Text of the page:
Author paul

Author paul

Rant Cast 212 – Mauling the Tigers

December 1, 2014 Tags: Rant Cast 15 comments
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This week, Ed and Paul look back on United’s stroll in the park at Old Trafford against Hull City. United completed dominated the game, which saw fine performances from, well, pretty much everyone.

They debate Van Gaal’s “Philosophy”, pragmatism, and the fundamental nature of faith, before taking listener questions and previewing the upcoming games against Stoke and Southamption, Can Mark Hughes’ side spring a surprise against United? Can Louis van Gaal’s side spring a surprise against Southampton?

All this, and probably some more, in this week’s Rant Cast.

 

Stream this episode using the player below or listen on iTunes and leave us a review! The podcast RSS feed is available here.

Rant Cast is donationware! If you really love the pod you can always show your appreciation by making a small donation!

Hit us up with any feedback below or follow the pod on Twitter: Paul – @UtdRantCast, Ed – @UnitedRant, Tom – @Teejsound

Rant Cast is produced by Tom Jenkins at TEEJSOUND

Rant Cast 192 – the kids are alright

May 9, 2014 Tags: Rant Cast 7 comments
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On this week’s Rant Cast, Ed & Paul look back at the damp squib that was defeat to Sunderland and the testimonial-like victory over Hull City, which featured a couple of exciting début appearances. They also look forward to the season closer at Southampton, talk Ryan Giggs and Louis van Gaal, and do an extra large helping of your questions to make up for the lack listener input last week!

There’s also a brief chat about transfers, and an outline of plans for World Cup Rant Casts.

Also, make sure to stay tuned to the very end of the show to hear details of a contest to win a fantastic prize, courtesy of @TatianaMUFC.

Hit us up with any feedback below or follow the pod on Twitter: Paul – @UtdRantCast, Ed – @UnitedRant.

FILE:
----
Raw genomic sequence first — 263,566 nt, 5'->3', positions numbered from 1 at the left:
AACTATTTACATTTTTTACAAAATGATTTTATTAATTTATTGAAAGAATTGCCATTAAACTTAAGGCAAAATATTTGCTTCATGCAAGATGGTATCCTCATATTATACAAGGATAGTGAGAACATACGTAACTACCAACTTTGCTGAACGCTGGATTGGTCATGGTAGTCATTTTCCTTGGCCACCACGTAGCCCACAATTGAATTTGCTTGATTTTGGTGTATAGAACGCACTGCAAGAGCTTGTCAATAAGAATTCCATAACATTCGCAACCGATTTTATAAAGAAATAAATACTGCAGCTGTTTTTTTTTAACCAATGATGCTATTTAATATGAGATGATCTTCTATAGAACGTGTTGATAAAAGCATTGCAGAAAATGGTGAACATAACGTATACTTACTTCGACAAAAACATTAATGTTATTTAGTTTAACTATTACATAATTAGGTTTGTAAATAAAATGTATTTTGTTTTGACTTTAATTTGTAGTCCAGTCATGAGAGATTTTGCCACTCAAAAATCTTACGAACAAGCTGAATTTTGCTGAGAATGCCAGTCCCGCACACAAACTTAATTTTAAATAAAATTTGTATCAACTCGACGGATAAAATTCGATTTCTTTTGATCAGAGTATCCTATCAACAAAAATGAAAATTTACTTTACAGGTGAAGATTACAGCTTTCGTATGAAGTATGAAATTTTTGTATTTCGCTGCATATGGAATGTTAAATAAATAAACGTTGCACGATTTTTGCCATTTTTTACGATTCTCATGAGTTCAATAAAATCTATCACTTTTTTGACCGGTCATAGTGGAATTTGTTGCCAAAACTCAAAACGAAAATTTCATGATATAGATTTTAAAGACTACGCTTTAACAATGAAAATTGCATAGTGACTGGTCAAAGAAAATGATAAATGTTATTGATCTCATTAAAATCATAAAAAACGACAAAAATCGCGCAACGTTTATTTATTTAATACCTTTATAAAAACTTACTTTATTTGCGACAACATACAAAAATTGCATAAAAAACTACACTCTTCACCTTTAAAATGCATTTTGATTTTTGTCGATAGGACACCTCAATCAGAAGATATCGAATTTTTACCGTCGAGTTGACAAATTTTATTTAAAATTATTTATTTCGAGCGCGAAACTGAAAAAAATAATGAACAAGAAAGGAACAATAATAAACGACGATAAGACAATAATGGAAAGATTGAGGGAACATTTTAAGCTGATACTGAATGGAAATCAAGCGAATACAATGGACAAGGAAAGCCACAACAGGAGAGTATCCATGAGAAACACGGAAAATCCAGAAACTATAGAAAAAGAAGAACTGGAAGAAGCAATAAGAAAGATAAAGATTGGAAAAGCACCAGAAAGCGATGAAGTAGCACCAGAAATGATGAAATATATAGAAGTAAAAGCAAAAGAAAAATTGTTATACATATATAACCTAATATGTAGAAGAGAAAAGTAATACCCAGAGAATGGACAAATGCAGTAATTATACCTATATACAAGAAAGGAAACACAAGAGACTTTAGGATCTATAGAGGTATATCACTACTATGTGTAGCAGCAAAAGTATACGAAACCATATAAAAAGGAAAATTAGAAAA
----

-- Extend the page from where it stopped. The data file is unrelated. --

Rant Cast is donationware! If you really love the show you can always show your appreciation by making a small donation!

Stream this episode using the player below or listen on iTunes and leave us a review! The podcast RSS feed is available here.

Rant Cast is produced by Tom Jenkins, TEEJSOUND

 

Rantcast 188 – Moyes parks the bus

April 4, 2014 Tags: Rant Cast 19 comments
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In what was ostensibly a good week for David Moyes, Ed & Paul contrive to record their most ‘Moyes-Out’ show yet. It was hard work ladies and gents, but somebody has to do it!

The show covers the win against Aston Villa at Old Trafford, and Manchester United’s brave, plucky, up and at ’em bus parking performances against Bayern Munich. Also on the pod: your twitter questions, a preview of the dead rubber against Newcastle United, and a look ahead to quite how bad the damage could get next week in Munich.

After last week’s overuse of the word “dichotomy,” the word of the week this time around is “conflate”.

Hit us up with any feedback below or follow the pod on Twitter: Paul – @UtdRantCast, Ed – @UnitedRant.

And if you really love the show, you can always help cover our rising bandwidth costs by making a small donation!

Stream this episode using the player below or listen on iTunes and leave us a review! The podcast RSS feed is available here.

Rant Cast is produced by Tom Jenkins, TEEJSOUND

Rantcast 187 – Aspiring to Football Weekly

March 28, 2014 Tags: Rant Cast 1 comment
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Following the ray of hope that was the game against West Ham United, and the full blown downpour of dooooooom that was defeat to Manchester City, Ed and Paul cover all the stuff that matters in the world of Manchester United, provide some analysis, and ending up spending ages talking about ol’ David Moyesey.

With a preview of Aston Villa and United’s inevitably glorious win over Bayern Munich next week, and all of your twitter questions, this week’s podcast comes to you from opposite sides of the Atlantic. Which is still closer than Moyes and Giggsy sit to each other on the United bench.

Hit us up with any feedback below or follow the pod on Twitter: Paul – @UtdRantCast, Ed –@UnitedRant.

And if you really love the show, you can always help cover our rising bandwidth costs by making asmall donation!

Stream this episode using the player below or listen on iTunes and leave us a review! The podcast RSS feed is available here.

Rant Cast is produced by Tom Jenkins, TEEJSOUND

Rant Cast 185 – We’re gonna win the league

March 14, 2014 Tags: Rant Cast 4 comments
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On this week’s show Ed & Paul look back on United’s triumphant victory over the might of West Bromwich Albion, compliment the genius of Marouane Fellaini and look forward to United lifting the title in May…

Or perhaps not.

There’s a look ahead to the games against Liverpool and Olympiakos, and chat about the investment made in Manchester United by Baron Capital. Finally, there are your twitter questions and all the news that’s fit to chat about on another episode of the Rant Cast.

Hit us up with any feedback below or follow the pod on Twitter: Paul – @UtdRantCast, Ed –@UnitedRant.

And if you really love the show, you can always help cover our rising bandwidth costs by making asmall donation!